“I think we're all still trying to figure out the ethics of dying.”

—Anita L. Allen, Penn professor of law and philosophy, on the increased attention to end-of-life issues during the debate over Terry Schiavo. (Baltimore Sun, March 19, 2005)


Originally published on March 31, 2005

“Nearly everything that is going on in your body reveals itself in some way in the fluids in your mouth, whether it is from saliva, mucous or the plaque on your teeth.”

—Daniel Malamud, Penn professor of biochemistry, on research that suggests saliva could be used instead of blood to test patients for diseases.
(The Irish Times, Feb. 18, 2005) .

Originally published on March 17, 2005

“They’re second-tier athletes who would like to be in the first tier.”

—H. Lee Sweeney, chairman of physiology at the Penn School of Medicine, on the athletes who e-mail him inquiring whether gene therapy could make them better. Gene therapy, some say, could becoming a new doping fad, but Sweeney and others warn the practice has its dangers.
(The Toronto Star, Jan. 16, 2005)

Originally published on January 27, 2005

“I wouldn’t dare. …because the bronze they were stored in is loaded with lead—at levels as high as 20 percent—and I’m not interested in a touch of lead poisoning.”

—Patrick McGovern, adjunct associate professor of anthropology, on not tasting his discovery of a 9,000-year-old Chinese fermented drink
(San Francisco Chronicle, Dec. 7).

Originally published on January 13, 2005

“I’d seen the exit-poll numbers … and thought Kerry had won. The subsequent articles trying to explain what had happened made no sense to me." ”

—Steven Freeman, visiting scholar at Penn, on the reason he began researching exit-polling after the presidential election. (Seattle Times, November 25)

Originally published on December 9, 2004

“The Internet is not the place for honesty in getting a mate, getting a loan and probably getting a kidney.”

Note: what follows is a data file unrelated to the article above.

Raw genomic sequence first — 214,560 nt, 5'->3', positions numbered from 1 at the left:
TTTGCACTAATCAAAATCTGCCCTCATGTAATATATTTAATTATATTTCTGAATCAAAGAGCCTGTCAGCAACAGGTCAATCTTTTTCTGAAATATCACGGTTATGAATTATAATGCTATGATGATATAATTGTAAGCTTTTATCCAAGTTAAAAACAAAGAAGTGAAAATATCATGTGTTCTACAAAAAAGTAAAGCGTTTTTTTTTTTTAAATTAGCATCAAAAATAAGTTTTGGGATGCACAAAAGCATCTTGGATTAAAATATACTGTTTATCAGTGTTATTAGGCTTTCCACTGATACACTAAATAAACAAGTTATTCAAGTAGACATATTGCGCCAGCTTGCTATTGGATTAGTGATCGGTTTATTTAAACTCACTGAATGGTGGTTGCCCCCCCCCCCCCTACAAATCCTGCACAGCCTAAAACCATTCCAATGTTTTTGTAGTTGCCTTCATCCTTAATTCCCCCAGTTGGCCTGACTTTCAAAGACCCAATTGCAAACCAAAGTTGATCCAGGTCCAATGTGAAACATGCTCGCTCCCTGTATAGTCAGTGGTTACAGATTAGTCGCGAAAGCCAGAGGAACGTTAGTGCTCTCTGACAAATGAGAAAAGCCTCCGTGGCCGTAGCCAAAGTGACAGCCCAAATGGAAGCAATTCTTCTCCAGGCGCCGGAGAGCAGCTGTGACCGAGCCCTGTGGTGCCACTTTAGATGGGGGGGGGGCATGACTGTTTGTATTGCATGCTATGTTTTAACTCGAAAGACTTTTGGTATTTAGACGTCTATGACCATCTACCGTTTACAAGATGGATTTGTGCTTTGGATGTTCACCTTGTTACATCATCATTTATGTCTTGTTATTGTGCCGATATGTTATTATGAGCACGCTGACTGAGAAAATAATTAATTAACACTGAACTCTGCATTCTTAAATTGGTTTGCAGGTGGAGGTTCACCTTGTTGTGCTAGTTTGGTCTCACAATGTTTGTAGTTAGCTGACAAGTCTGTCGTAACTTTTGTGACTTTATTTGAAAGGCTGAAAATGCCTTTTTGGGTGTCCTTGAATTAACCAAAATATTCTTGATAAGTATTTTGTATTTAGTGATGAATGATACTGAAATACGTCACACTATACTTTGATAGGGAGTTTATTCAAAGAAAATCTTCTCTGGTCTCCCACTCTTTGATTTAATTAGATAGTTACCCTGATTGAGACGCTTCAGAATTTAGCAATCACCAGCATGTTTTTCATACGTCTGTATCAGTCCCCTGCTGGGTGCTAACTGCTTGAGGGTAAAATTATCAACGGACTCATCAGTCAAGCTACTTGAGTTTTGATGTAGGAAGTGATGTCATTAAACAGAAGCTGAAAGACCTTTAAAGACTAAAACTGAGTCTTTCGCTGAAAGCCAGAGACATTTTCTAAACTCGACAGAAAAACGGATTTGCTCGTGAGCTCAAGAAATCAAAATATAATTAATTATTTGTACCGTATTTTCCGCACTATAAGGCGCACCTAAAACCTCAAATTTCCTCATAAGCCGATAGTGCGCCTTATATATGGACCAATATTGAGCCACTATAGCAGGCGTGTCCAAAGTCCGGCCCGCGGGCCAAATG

—Arthur Caplan, chair of the Department of Medical Ethics at the University of Pennsylvania, on the increasing use of the Internet by organ donors and recipients to find each other (USA Today, October 26)

Originally published on November 18, 2004

“The corporation is a difficult place for black people to navigate. I saw a lot of 'floating'... where people make all these work friends, but never took them home.”

— Elijah Anderson, sociology professor, on the difficulty of racial assimilation in the workplace (St. Petersburg Times, Oct. 22).

Originally published on November 4, 2004

“It would be a mistake to try to make pets of wild rats.”

—Karen Rosenthal, director of special species at Penn’s School of Veterinary Medicine, on the dangers of welcoming these disease-carrying rodents into the home (Pittsburgh Post-Gazette, March 26)

Originally published on April 17, 2003

“There is also the possibility that you humanize the soldiers and some of them come home in a body bag.”

—Kathleen Hall Jamieson, dean of the Annenberg School for Communication, on whether or not granting access to the media helps the military sell the war (Chicago Tribune, March 21)

Originally published on April 3, 2003

“They don’t put money into data collection. That’s considered pansy. That’s not what real men do.”

Originally published on March 20, 2003